Non-Litigative Settlement

Mukti Rijal

The Local Government Act enacted six months ago in line with the federal constitution has several provisions that have far-reaching consequences in the management of local community affairs and functions. One of such provisions that has caught attentions of all the stakeholders and also bred some kind of controversy has been the one dealing with local dispute resolution at the behest of judicial committee at the local level. One of the reasons why this has been made out to be a matter of discussion and also given contradictory meaning and explanation has been because of the fact that the legal provision itself lends to some imprecision and confusions.

Mediation
Generally, the provision combines both mediation and arbitration with a plain and simple connotation that the local judicial committee should arbitrate over the dispute in case of non-settlement through the use of mechanism. However, interpretation of the provision is done by some quarters to require the judicial committee to follow the court like procedures to resolve the disputes in case the attempt to settle the dispute through mediation failed. The court procedure calls for the adoption of the process and methodology followed for finalisation of litigation in the court.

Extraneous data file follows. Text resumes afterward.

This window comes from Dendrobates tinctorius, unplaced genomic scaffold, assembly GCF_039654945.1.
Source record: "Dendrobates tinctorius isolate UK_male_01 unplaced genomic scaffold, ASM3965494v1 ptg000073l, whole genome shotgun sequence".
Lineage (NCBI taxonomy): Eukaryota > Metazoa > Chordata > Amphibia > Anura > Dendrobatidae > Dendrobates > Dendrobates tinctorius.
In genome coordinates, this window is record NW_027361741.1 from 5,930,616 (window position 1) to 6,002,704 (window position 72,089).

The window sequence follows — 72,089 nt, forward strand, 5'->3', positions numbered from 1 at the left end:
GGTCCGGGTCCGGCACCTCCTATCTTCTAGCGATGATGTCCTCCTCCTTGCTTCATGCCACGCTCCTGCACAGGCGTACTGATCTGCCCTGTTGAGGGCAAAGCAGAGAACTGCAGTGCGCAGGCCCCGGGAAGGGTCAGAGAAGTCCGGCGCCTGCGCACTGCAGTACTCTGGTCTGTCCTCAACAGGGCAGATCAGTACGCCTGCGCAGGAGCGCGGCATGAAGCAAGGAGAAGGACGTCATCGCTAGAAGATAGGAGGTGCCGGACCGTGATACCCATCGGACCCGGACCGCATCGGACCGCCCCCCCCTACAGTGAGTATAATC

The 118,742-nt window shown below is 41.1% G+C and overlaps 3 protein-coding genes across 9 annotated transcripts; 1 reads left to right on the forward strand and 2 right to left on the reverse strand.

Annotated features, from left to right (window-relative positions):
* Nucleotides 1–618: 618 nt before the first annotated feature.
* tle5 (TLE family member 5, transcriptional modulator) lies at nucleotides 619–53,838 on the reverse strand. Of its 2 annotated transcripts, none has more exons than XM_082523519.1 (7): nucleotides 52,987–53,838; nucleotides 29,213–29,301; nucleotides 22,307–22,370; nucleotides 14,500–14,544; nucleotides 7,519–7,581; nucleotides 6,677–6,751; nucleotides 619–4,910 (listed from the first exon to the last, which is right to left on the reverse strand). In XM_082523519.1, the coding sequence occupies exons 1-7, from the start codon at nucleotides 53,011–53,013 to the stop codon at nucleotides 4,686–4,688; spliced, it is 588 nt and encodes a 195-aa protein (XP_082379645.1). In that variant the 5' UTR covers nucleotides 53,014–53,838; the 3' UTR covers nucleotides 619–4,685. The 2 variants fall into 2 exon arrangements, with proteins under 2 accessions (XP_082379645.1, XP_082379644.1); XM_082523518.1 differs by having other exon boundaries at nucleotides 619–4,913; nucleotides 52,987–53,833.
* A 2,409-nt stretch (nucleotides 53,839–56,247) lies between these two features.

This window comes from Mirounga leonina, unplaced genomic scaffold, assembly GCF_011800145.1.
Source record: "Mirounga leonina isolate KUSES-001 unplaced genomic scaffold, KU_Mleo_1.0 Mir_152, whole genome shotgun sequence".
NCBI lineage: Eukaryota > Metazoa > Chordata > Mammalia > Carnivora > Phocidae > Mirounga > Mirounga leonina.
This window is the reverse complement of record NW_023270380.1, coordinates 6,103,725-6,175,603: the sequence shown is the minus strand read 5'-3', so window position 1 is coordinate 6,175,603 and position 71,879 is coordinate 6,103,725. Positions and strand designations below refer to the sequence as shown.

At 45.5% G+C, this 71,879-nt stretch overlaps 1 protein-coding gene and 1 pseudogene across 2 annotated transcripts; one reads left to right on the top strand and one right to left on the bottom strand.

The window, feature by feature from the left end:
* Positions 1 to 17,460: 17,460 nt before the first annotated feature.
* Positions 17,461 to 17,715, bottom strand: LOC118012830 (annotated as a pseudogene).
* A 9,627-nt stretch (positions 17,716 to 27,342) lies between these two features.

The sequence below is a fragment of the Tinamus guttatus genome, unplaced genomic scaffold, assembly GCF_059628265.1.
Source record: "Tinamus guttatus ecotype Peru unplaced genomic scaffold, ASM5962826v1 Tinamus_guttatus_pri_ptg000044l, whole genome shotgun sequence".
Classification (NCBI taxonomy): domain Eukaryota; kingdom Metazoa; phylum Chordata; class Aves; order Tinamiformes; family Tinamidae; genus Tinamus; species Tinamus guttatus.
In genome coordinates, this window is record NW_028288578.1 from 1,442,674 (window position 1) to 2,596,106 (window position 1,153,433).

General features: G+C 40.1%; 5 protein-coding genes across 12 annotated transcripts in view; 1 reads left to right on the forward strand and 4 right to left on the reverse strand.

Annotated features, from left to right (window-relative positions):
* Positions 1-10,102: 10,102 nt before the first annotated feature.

Litigation involves a lengthy, transaction based and cumbersome procedure. This is not feasible to be followed by the judicial committee elected by the people at local level. In most cases the deputy mayors or vice chairpersons of the municipality have been the women who are not knowledgeable enough to understand the complexity of handling procedures involved in litigation. In fact, adjudication is by its very the innate nature goes against the rural ethos and socio-psychological formation of the local communities in Nepal. A person who picks up quarrel too often and brings dispute against his or her neighbour is generally dubbed as a recalcitrant or mischief monger. People are always alert and cautious and, therefore, tend to keep themselves on guard against such deviance. Disputes in the rural communities are explained and interpreted as socially deviant, discrepant behaviours and conduct.
It is also widely held that indulging in disputes brings dishonour not only to family but also to one’s own clan and lineage as well. People in the rural communities of Nepal mostly tend to conceal or suppress the occurrence of disputes in the families. They try to keep and hide them strictly in private realm. Disputes are settled in a way that no outsider should know about them. The popular saying in the communities goes “One does not share the bread, but one shares the blame”. Insulting a person’s family, caste and even village amounts to insulting him or her. Not only the confession on the charge of wrongdoings but even the simple allegations against a members of distant relation are perceived to impair honour and social prestige of all extended families (Khandan), relatives and kinfolks.